Reminiscing about Reims

Back in February, I wrote a quick synopsis of my trip to Paris and promised I’d “be back with more soon.” Does *eight months later* count as “soon”? I’m hoping you’ll take a long-term view and forgive my long absence. Bien, alors …

Those of you who know me know how much I love Paris — so you’ll understand my reluctance at leaving my favorite city after just two days. But that’s exactly what I did on Monday, January 28, when my dear friends Chris and Silke invited me to visit Reims.

Located 80 miles east-northeast of Paris, Reims boasts a rich historical tradition: It was once a major Roman city, its cathedral was the coronation site for the kings of France, and then it was mercilessly bombed during World Wars I and II. But for all its rich history, it’s perhaps its last (and most commercial) achievement that Reims most celebrates. Yes, champagne. Mmm!

Reims train 1020156 CX BLOG

Although the TGV ride from Paris took only about an hour, stepping off the train was like stepping back in time. Gone were the Hausmann-era buildings and boulevards; instead, we found only narrow, tree-lined streets and plazas. This one, in the center of the old town, was my favorite.

Reims square 1020157 HDR BLOG

In hindsight, I realized why: Its gilded angel reminded me of the statue I’d seen so often at the Paseo de la Reforma when I was growing up in Mexico City.

Reims angel detail BLOG
My version, sloppily Photoshopped for consistency …


… with Jorge Luis Tagle’s version of the statue in Mexico City.

As good Parisians would do, first we stopped for a wonderful two-hour lunch. (It was delicious, but I didn’t take any photos because it seemed gauche.) Then we meandered our way to the cathedral.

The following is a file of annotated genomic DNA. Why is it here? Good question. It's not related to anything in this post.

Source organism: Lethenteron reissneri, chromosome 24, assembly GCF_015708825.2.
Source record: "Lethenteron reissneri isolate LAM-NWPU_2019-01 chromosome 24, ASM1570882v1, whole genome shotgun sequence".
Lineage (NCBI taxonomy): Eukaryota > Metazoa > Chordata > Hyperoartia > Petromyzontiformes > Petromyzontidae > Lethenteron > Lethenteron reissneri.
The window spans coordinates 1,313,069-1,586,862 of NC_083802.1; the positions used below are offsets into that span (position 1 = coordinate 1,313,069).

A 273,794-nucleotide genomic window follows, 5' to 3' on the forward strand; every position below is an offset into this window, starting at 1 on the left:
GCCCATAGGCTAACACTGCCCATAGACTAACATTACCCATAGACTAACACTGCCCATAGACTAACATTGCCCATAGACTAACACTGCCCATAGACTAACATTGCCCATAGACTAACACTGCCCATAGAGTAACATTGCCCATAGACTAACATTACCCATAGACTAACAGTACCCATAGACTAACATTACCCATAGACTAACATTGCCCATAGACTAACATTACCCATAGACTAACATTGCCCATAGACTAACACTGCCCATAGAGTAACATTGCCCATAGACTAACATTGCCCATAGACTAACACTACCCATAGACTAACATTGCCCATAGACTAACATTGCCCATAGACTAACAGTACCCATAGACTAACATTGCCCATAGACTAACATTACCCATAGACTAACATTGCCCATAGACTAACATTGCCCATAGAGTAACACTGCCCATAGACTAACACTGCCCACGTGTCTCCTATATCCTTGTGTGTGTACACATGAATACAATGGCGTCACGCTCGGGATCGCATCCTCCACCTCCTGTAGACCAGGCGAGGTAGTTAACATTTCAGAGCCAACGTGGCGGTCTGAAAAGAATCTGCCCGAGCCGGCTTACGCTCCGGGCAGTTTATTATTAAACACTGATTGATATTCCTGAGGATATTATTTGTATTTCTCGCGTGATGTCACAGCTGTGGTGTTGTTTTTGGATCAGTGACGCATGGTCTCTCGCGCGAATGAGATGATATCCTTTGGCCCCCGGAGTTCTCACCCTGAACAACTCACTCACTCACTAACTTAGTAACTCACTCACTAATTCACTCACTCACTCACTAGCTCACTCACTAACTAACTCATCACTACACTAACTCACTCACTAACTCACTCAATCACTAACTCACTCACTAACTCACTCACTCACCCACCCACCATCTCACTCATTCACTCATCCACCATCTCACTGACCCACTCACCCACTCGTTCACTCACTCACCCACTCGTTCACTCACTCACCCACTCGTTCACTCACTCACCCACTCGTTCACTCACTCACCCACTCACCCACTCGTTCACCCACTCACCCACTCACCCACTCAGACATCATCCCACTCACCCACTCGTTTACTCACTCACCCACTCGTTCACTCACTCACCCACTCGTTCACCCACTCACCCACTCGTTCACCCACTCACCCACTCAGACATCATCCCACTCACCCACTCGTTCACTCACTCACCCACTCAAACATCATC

If you’ve never read Ken Follett’s Pillars of the Earth, you may not fully appreciate the delicate filigree of masonry that punctuates the second story of this cathedral. So let me sum it up: Scores of people died to make this airy architecture possible.

PReims cathedral 1020170 CX2 BLOG

In the foreground are my friends Chris, Silke and Alison.

On the outside of the cathedral you’ll find many unexpected wonders, such as retrofitted gargoyles …

Reims cathedral facade 1020178 CX BLOG

… beautifully restored portals …

Reims cathedral portal 1020181 CX BLOG

… and an oddly beheaded St. Denis. (St. Denis was the third-Century bishop whom the Romans martyred by beheading. As the story goes, St. Denis picked up his severed head and walked about five miles — while continuing to deliver what must have been the most disturbing sermon in history.)

Reims cathedral st denis 1020184 DETAIL BLOG

But seriously: Do you think the Romans would have lopped off only the top third of his noggin? Regardless, I think it’s a bit upsetting how happily the angel on the right is looking on at St. Denis’ now-missing skullcap. “Well done, Denis! Hardly a hair out of place!”

On the outside of the cathedral I also found evidence of several hundred years’ reconstruction.

Reims tower 1020159 CX BLOG

But inside the Reims Cathedral, it was all harmony and light. It didn’t matter whether the vitrailles were ancient …

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Reims Cathedral rose detail 1020217 BLOG

… or modern installations, courtesy of Marc Chagall

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… everything worked in unity. I couldn’t help but marvel at the scores of worshipers this site has welcomed over the centuries — or at how desolate it felt on this Monday in January.

Reims Cathedral 1020205 BLOG

Reims Catheral chairs 1020202 EXP BLOG

As with all things temporal, though, our time in the cathedral was up: We had a date with Veuve Pommery.

The famous champagne house Pommery started out rather humbly as a wool-trading business in 1858. When owner Alexandre Louis Pommery died in 1860, his enterprising widow (veuve in French) Louise took over the business.

Her neighbors must have thought she was mad when she stopped buying fleece, and instead purchased more than 100 limestone pits that the Romans had carved under what was then Gaul. But Veuve Pommery wasn’t crazy: She knew that this labyrinth of cellars would be perfect for making champagne.

Eventually her empire grew into this sprawling estate (photo courtesy of Wikipedia).